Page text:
The evidentiary hearing was held from August 17, 2004 until August 20, 2004. Several legal issues arose at the hearing, including whether additional witnesses would be allowed to testify in a second phase of the hearing. These issues have now been briefed and decided, and all that remains is the ultimate determination of the parties' fee dispute. After careful consideration of the testimony and evidence offered by both parties, I have determined that plaintiffs are not entitled to the full amount of the fees and costs they seek. By the same token, it would be inappropriate to deny them any compensation at all. Accordingly, I recommend that the fees be reduced for the reasons stated herein.
II. FINDINGS OF FACT
A. The Search Process
1. There are between 13,000 and 14,000 class members in this litigation, but only 390 of these class members are women who, based on their performance on the Foreign Service Written Examination, were invited to take the Oral Assessment. These 390 sub-class members, or invitees, are the women plaintiffs located during the time period of February 1, 2002 through January 14, 2003.
2. The Terris firm had the obligation of notifying these women of the Consent Decree and their legal rights under the agreement.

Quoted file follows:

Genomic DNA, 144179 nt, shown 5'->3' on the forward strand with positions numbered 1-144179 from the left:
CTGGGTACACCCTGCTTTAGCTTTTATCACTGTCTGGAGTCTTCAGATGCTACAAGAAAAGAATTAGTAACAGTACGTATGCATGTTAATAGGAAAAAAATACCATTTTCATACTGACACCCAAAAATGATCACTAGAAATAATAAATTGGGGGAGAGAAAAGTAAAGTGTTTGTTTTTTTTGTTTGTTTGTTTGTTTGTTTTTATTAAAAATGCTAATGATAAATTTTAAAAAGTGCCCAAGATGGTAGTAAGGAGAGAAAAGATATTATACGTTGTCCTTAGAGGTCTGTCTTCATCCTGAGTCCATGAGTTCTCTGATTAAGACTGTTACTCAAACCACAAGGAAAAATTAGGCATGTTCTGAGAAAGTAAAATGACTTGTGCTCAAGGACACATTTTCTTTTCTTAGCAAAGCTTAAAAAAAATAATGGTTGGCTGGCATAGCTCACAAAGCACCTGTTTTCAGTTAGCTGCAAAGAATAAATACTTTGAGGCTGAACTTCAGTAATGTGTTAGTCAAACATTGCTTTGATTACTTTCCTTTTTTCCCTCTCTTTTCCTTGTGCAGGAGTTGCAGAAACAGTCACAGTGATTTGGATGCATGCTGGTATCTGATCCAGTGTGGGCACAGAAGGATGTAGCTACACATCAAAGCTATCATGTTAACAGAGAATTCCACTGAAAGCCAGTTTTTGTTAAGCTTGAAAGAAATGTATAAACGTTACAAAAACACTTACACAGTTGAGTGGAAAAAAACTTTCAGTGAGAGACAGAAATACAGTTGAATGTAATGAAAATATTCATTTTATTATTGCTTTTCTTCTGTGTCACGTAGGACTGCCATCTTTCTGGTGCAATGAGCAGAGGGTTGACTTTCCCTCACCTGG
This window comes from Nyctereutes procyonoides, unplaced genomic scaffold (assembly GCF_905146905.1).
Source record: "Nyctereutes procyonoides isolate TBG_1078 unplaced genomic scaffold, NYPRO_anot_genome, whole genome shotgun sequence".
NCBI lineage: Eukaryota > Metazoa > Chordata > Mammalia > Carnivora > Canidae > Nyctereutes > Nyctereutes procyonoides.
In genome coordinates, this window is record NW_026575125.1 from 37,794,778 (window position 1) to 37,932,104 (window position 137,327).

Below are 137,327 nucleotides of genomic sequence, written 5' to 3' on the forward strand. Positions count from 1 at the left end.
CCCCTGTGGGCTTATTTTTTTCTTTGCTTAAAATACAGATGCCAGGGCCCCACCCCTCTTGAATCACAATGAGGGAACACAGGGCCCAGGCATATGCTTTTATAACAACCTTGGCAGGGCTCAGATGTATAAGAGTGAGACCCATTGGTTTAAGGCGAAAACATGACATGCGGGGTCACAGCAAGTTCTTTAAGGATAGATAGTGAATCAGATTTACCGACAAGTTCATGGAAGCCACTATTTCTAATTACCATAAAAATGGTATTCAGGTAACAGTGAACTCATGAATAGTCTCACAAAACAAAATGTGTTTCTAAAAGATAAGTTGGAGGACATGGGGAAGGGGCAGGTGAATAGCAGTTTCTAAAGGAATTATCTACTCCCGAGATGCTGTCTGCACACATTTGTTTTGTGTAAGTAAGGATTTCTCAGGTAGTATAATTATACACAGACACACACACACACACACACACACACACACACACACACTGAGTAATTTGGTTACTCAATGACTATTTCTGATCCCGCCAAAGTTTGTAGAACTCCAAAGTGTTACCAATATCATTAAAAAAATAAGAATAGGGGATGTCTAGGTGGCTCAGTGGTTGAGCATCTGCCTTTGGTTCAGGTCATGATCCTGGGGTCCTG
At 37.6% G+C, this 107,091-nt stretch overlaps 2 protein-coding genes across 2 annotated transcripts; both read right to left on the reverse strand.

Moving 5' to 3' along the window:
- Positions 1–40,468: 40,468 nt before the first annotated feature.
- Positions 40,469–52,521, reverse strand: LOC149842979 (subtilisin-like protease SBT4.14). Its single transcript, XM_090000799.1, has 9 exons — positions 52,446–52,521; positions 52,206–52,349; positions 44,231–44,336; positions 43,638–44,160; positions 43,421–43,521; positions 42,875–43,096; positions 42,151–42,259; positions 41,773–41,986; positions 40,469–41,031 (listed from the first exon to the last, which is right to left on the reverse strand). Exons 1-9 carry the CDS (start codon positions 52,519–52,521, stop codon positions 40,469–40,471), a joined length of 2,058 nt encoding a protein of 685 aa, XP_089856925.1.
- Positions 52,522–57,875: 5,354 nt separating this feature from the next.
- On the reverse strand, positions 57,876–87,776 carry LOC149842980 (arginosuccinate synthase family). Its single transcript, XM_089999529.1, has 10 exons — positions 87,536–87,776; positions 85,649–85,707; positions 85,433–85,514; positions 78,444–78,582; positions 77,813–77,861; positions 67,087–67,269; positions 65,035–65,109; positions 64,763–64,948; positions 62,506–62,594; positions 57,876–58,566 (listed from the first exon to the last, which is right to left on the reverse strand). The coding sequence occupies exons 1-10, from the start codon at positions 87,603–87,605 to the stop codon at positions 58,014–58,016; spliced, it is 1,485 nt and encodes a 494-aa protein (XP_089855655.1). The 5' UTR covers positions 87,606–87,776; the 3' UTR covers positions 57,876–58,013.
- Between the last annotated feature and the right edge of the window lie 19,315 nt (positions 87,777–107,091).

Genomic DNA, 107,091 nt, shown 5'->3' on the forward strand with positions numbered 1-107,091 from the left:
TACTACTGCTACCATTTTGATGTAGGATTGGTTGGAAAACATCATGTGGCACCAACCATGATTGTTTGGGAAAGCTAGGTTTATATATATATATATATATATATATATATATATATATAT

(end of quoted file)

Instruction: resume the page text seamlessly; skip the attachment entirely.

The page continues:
3. Until the invitees received copies of the Consent Decree, the women had no knowledge of the class action lawsuit.
4. If plaintiffs' counsel failed to locate and notify an invitee of the lawsuit and the relief counsel had secured on behalf of the plaintiff class, she would lose her legal right to participate in the Oral Assessment.
5. There were two key elements to the search: (1) determining the current address of each invitee, and (2) making contact with each invitee to verify that she was the woman that took the Foreign Service Written Examination in the early 1990s.
6. On April 22, 2002, State provided plaintiffs' counsel with: (1) the names and mailing addresses of all class members, as provided by the individuals at the time of or during registration for the 1991, 1992, 1993, or 1994 Foreign Service Written Examinations; and (2) the names, dates of birth, social security numbers, and mailing addresses of the 390 invitees, as provided by these individuals at the time of or during registration for the 1991, 1992, 1993, or 1994 Foreign Service Written Examinations.
7. Once the Consent Decree was granted preliminary approval by the court on May 8, 2002, Monica Wagner ("Wagner"), a previous member of the Terris firm who worked extensively on this litigation and now serves as Of Counsel, directed paralegal David Ramirez ("Ramirez") to begin searching for two classes of women whose addresses (that had been provided by State) were likely to be inaccurate. These categories of women were: (1) women whose addresses were clearly college addresses, and (2) women who had overseas addresses.
8. Sarah Adams ("Adams"), an attorney with the Terris firm, was responsible for the daily management of the search process. As of August 2004, she had never taken a deposition, argued before the court, or tried a case. She did have previous experience searching for 1000 Bureau of Prisons employees. This search, however, was quite different from the search at issue in this case, as illustrated by the following chart:
Bureau of Prisons EmployeesPalmer Invitees